Market Notes June 4, 2020
MELON MANIAAs the winter citrus winds down the pickings remain sweet with the arrival of California melons. Although an imported Korean melon, the Asaki, might take the gold for the sweetest there are still excellent choices and flavors among the domestic crop. The selection includes Orange Honeydew, Hami, Canary, Crenshaw, Galia and Santa Claus. Most of these are packed in a 4-6 count case. Even the 12# Asaki melon is about a 5 count. We also have orange and yellow watermelon in 4 count cases. Highest brix so far is the Asaki at 16.5. We can give you brix updates at time of order. So, while we eagerly await the Charentais melons, our personal favorite these varieties will do just fine for coulis, fruit salads, inter-mezzo, or table art. They will also make great vessels for fruit salad, buffet displays, soups, and assorted desserts. Please check with your Culinary Rep for great deals.
COLORADO POTATO DEAL WINDS DOWNCalifornia winds up and Colorado winds down. We are pleased to announce that we moved the Bintje we have been begging you to try, and our three color round potato was a hit. We started that program at the end of the season and after customers got a taste of the three incredible varieties, the demand increased and of course we ran out. But we are primed to start this off early next season. Fingerlings, coming out of late storage are looking really good due to improved cooling facilities and we hope to remain shipping these into late July. Organic russets are done are most other colors and sizes. We still have a few of the Harvest Moon purple potatoes with yellow flesh available but that is only for another three to four weeks. Planting is in process as we write this and early harvest should be late August. We will shift to northern Colorado and California loading for a few weeks during this gap.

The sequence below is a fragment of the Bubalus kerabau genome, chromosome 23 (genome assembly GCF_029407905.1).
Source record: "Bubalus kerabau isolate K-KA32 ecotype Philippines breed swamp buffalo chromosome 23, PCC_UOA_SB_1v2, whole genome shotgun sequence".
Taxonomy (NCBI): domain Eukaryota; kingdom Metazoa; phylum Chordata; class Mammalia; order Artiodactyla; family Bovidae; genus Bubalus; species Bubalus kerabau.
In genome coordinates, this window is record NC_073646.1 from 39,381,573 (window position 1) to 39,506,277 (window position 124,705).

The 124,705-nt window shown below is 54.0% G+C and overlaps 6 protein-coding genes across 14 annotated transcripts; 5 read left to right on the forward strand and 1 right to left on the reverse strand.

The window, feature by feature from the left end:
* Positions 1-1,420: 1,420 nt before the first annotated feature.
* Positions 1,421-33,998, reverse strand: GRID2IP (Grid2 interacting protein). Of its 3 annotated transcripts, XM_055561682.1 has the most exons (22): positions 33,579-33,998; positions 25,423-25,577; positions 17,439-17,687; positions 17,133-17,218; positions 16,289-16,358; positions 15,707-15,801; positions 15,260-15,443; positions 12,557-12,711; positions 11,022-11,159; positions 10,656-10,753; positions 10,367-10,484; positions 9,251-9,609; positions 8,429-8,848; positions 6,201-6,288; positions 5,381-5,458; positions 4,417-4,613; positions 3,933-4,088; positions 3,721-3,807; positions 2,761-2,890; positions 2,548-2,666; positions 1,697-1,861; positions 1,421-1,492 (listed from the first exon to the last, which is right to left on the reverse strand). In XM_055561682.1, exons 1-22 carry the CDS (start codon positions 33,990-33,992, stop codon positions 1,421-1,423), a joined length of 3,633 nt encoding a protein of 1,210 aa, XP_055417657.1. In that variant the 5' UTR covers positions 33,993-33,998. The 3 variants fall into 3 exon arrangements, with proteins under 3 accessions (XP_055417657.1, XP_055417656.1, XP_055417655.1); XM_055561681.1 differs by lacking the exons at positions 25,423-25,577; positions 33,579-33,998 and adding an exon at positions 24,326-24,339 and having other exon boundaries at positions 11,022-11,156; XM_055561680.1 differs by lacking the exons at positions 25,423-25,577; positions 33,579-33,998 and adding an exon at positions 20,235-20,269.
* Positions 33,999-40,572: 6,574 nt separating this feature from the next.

NEW PRODUCE QUIZ – – WHAT AM I??In China I am dialect of record and the language spoken by government officials. But throughout the rest of the world I am the proud name of the largest group of edible citrus. Most consumers think of me as a single fruit, but there is actually a category that totally devoted to me. Within that category we vary greatly. We have many different textures, some of us are seeded, some of us are not, and our trees have few similarities. One thing we do have in common is our “slip-skins”. We strip down real easy which makes us popular at bars and one quick weekend getaways, but we can really be enjoyed anytime. Dancy is the one who most likely started the deal. From there we have been divided into four categories ranging in location from Japan to the Mediterranean basin and from Indonesia to the commons everywhere else. Incest runs rampant in our groups and you can see the foreplay while we are waiting in line for our shot at cross-pollination. Our flavor is popular worldwide but it remains with the Japanese for the title of growth and consumption. It’s always cool to be young, but adolescent heat makes us very, very sweet. We love to hang around the hot desert sun, waiting to be picked, packed and shipped, and slurped. We are best eaten out of hand, but we can also be used for sweet and sour sauces, and salads of rice, chicken, or fruit, or with seafood. We have also been spotted decorating cakes, hiding in bavarian creams, and on special occasions, chocolate fondue. Obviously we are an excellent source of vitamin C, but we also supply potassium, vitamin A, and folic acid.
THE ANSWER TO LAST WEEK’S QUIZ WAS …SAPODILLA or NESPARO.…CONGRATS TO ALL WINNERS
Call 908-789-4700 –Lisa or Richard– Fax 908-789-4702 Visit us at www.culinaryproduce.com “like” us @ Culinary Specialty Produce on Facebook© Culinary Specialty Produce, Inc., 2015